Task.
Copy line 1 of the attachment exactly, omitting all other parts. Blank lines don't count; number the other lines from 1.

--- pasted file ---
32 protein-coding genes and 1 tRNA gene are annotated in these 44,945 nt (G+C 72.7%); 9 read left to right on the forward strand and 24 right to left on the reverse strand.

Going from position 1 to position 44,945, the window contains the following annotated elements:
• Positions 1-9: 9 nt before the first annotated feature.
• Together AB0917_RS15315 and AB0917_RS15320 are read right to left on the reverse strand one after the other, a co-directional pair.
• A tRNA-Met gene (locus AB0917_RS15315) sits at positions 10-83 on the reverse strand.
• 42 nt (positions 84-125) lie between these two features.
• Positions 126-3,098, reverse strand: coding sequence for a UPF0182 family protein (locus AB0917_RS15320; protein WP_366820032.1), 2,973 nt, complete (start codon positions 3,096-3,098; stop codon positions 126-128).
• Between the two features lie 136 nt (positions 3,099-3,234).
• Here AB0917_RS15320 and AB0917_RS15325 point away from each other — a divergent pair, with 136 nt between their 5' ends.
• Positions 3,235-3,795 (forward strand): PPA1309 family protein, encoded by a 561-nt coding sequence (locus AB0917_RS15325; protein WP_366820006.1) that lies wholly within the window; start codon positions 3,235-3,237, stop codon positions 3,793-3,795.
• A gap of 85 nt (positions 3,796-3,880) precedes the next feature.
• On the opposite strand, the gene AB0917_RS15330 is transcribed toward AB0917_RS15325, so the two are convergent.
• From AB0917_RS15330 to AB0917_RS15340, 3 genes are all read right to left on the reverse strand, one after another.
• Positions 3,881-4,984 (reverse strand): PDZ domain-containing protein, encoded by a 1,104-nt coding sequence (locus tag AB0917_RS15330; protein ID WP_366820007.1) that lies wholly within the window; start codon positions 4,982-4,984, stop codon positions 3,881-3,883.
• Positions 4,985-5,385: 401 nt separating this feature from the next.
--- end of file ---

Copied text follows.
32 protein-coding genes and 1 tRNA gene are annotated in these 44,945 nt (G+C 72.7%); 9 read left to right on the forward strand and 24 right to left on the reverse strand.